Anyways, I remember being chilled to the bone and being bundled from head to toe in beach towels. I told my mother that I didn't want to take swim lessons anymore and she told me that was perfectly okay. We got into the car and started to drive to my Nana's house, with my baby sister Eileen strapped into her carseat in the back. (Five years old, and I am sitting in the front seat with my mom, no car seat - gotta love the seventies!) We didn't talk much on the drive to my grandmother's house, but I remember there was a song playing on the radio that my mother was singing to me. It was during that song that I realized that my mother had saved my life that day. It wasn't the first time that my mother would, LITERALLY, save my life, and it certainly wasn't the last. My mom is my hero, but that is a post for another day.

Oh...the song was "Afternoon Delight" by the Starland Vocal Band. Now, I didn't realize until recently what that song was about, which is kind of hilarious; all I know is that every single time I hear that song, it actually makes me smile. I am right back in the front seat of our blue chevy, wrapped in beach towels, contemplating the fact that I almost drowned but, thanks to mom, am instead sitting in the car listening to a cheesy tune.

Not all of my musical associations are quite so heavy. For example, the song "Short Skirt, Long Jacket" by Cake takes me back to my honeymoon, when Anthony and I were cruising down the Ala Moana Boulevard in our pumpkin-colored convertible rental car. I had never heard the song before, but the second it came on the radio I instantly loved it. I even vaguely remember driving "to" the music, carelessly weaving in and out of traffic, passing the strip malls on the right and Waikiki Beach on the left, inhaling the sugary Hawaiian air. The song always makes me smile, a memory as simple and honest as driving with the top down, with the radio cranked. The music, and I am there again, without a care in the world.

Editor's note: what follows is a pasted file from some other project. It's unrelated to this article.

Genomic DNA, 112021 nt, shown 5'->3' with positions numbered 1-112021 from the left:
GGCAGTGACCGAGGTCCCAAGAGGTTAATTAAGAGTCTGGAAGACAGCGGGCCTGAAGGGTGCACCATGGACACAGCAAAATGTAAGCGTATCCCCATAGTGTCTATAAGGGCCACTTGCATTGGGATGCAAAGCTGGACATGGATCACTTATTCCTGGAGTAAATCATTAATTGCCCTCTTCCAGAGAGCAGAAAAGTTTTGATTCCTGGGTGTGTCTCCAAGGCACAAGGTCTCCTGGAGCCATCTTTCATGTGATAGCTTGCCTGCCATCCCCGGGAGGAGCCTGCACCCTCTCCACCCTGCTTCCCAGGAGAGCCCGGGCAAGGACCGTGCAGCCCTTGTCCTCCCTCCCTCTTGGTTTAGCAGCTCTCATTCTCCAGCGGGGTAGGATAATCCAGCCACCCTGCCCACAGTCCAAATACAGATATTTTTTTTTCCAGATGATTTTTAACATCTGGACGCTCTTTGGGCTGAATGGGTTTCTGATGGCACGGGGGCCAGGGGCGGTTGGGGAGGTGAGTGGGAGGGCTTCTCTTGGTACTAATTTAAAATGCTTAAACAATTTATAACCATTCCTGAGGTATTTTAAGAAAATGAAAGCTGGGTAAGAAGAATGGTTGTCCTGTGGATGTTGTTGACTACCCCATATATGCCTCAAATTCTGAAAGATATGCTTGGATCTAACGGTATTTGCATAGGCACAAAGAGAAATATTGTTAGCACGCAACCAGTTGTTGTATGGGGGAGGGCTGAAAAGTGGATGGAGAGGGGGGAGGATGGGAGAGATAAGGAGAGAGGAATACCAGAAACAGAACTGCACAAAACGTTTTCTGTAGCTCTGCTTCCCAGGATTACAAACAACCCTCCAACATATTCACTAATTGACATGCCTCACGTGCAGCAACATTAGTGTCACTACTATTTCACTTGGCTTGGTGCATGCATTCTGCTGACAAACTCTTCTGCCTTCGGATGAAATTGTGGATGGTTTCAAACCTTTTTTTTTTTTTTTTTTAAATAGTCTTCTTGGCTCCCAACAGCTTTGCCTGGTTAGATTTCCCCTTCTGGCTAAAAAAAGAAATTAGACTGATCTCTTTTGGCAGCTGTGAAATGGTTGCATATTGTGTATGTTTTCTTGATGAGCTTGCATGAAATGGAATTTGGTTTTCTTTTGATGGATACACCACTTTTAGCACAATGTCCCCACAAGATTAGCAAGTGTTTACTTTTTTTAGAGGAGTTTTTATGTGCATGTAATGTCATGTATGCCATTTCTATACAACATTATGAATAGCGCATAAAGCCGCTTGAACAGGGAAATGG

"Woman In Chains" by Tears for Fears still ties my stomach in knots and brings tears of pride to my eyes. I remember sitting in the arena in Dayton, OH, waiting for the Dedham High Winter Color Guard to perform this song for finals. A lot of my girlfriends were in the show, but the reason I was in Ohio to simply be a spectator was because my sister Eileen was performing, as a freshman, for her very first finals show. And I saw her beforehand, white as a ghost. She was as nervous as I had ever seen her, and I couldn't blame her. The crowd was big, the arena was bigger, and the stakes were high. Before the music began, the girls walked barefoot out onto the white performance floor, and I saw my dear friend Kellie (a senior, and the captain) give my sister an encouraging nod. Kellie was letting Eileen know that everything would be fine, and I instantly knew that she would be fine. The music began, and the performance that we witnessed that day from that group was nothing short of magical. If there is such a thing as perfection, I think I had the privelege of seeing it that day. Tears streamed down my cheeks, tears of pride at watching my sister go from a little girl to a young woman right before my eyes. To this day, whenever this song comes on (usually, via ipod), I get covered with goosebumps over my entire body and can feel the lump in my throat. By the end of the song, I am singing along, loudly, with my eyes closed, remembering what a beautiful visual work of art I witnessed that day.

I could go on and on, and probably will post some other music associations at another time, but I think three are good for now.

What songs do you listen to that immediately take you back to another time and place in your life? Would love to hear other people's stories!